And as we have stated before, this should not be treated as witch-hunting. We want to know, Zambians want to know how the wealth was gotten, they want to satisfy themselves that it is not their money that was used to acquire that wealth. Zambians want to satisfy themselves that their money will remain safe and only used for those things beneficial to them, those things that improve their lot.

Anyone being pursued for suspected corruption has a duty to explain. Any honest human being would not take offence at being asked where they have gotten their wealth. If any of us, including our very selves, is suspected of having wealth of any sort that seems to be beyond their earned income, they must be pursued and made to account for that unearned wealth.

And this fight against corruption that Michael has resuscitated, from where Levy Mwanawasa left it, should not be seen to be targeted at the former government leaders only but all citizens regardless of political, social affiliation.

That is why we urge vigilance in this fight that we cannot afford to lose. Wherever and whenever corruption, in all its forms, raises its ugly head, we must strike it. We should not turn a blind eye just because one involved is close to me, is my relative, or did something for me. Let’s fight corruption like we fight any cancer.

We should not wait until it has grown to unmanageable levels for it will quickly and surely constrict the country to death. And this should be done at all levels, starting with the most basic unit, the family. Don’t allow your children to bring home things that are beyond their earnings or what you cannot afford to buy them.

When they do, tell them to return those things to their owners. This is how our previously honest societies were constructed. There was accountability at every level or stage. We are saying all these things mindful that the best government in the world, the best parliament and the best president, cannot achieve much on their own.

And it would also be wrong to expect the eradication of corruption from Michael and his government only. The fight against corruption calls for the participation of all of us.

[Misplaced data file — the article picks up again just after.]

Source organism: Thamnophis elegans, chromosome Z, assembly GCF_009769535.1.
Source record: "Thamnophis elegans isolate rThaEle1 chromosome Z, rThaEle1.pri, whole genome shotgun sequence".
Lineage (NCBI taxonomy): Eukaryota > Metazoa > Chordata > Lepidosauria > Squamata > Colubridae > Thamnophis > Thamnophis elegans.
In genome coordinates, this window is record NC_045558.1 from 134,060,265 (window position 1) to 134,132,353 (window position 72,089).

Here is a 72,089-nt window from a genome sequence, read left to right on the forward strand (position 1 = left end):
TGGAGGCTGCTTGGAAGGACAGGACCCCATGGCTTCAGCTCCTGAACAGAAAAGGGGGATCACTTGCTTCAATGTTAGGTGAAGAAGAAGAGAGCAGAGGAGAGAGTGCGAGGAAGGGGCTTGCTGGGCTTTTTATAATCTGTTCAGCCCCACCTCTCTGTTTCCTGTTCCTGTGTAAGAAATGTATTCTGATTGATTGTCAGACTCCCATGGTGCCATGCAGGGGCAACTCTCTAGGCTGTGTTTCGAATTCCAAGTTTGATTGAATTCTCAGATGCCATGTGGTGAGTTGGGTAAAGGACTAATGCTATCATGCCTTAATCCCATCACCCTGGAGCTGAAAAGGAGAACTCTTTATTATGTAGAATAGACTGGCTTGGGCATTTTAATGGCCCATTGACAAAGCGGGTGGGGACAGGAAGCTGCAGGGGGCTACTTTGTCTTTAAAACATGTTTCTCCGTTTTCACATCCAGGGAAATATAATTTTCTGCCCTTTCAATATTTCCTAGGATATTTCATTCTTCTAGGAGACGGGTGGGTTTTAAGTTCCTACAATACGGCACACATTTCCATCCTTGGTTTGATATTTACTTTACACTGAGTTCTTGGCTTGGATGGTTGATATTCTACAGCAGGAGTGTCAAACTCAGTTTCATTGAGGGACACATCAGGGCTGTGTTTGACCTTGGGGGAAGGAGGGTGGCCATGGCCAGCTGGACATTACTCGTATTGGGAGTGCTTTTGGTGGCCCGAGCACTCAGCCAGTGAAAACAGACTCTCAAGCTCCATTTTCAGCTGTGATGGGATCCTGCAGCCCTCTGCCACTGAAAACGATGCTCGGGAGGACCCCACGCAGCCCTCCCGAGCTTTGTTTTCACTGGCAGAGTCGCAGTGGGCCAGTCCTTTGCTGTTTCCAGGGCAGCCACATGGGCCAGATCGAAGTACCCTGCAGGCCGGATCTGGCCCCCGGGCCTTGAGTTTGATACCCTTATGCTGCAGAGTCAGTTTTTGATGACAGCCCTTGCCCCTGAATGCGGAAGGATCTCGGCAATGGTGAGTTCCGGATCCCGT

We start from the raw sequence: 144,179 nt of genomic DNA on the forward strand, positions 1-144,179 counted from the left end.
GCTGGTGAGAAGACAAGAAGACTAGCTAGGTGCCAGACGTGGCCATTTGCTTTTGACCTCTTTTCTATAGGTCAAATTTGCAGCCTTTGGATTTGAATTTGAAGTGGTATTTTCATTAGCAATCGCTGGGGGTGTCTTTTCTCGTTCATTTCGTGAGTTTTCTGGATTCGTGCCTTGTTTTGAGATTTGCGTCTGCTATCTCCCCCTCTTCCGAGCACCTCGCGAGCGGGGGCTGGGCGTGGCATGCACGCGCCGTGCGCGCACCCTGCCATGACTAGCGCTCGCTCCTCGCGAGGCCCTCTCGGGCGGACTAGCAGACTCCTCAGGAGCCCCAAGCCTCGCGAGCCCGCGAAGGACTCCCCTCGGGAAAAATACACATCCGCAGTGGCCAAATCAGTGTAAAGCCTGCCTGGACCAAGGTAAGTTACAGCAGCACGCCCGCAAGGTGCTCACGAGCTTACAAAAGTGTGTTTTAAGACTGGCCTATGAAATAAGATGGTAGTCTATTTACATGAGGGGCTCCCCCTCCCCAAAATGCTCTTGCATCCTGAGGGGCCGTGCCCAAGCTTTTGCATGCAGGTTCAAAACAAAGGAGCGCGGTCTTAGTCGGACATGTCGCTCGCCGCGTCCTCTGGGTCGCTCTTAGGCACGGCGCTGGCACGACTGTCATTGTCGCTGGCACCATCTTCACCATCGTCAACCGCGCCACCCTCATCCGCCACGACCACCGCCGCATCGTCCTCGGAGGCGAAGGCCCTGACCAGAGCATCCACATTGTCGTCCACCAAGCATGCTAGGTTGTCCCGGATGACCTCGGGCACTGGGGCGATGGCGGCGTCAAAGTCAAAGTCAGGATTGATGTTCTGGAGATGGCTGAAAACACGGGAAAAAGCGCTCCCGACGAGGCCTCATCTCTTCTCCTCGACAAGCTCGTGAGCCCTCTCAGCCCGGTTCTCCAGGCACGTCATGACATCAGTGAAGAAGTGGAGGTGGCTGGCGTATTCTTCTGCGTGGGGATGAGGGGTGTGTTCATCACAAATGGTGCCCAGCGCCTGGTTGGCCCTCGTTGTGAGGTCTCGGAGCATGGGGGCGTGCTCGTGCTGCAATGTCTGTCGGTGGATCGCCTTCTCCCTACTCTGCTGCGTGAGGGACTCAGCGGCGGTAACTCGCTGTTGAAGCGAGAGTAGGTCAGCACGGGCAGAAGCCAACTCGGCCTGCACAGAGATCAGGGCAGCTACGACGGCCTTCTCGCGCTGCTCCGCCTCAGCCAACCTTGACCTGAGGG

Corruption will not disappear by itself – it has to be fought and defeated. Let us strive to plant honesty in all our dealings, let’s nurture honesty because it is beneficial to the individual and the collective.

It must start from the home, from the family and be taught to our children at school, college or university. Honesty is something that we should inculcate wherever we are, nurture it and, like all virtues, it must be nourished. We are not doing much as a nation to encourage or inculcate the spirit of honesty and accountability among our people, especially the young ones.

That is why we are having defensive reactions like retribution and witch-hunting whenever one is asked to account. But we are forgetting that accountability had been the bedrock of the development of our traditional society.

We need to embrace the culture of responsibility and accountability and to commit ourselves with dedication and sacrifice in creating an honest, just, fair and human nation.

We must utilise all arsenals at our disposal to assail corruption. All legal means should be employed.

Even the abuse of authority offence that was removed from the Anti Corruption Commission Act on the backdrop of corrupt minds should be reinstated as a matter of urgency.

It is clear that no genuine reasons or intentions were advanced in removing that progressive legislation. It was removed simply to shield crooks from being pursued.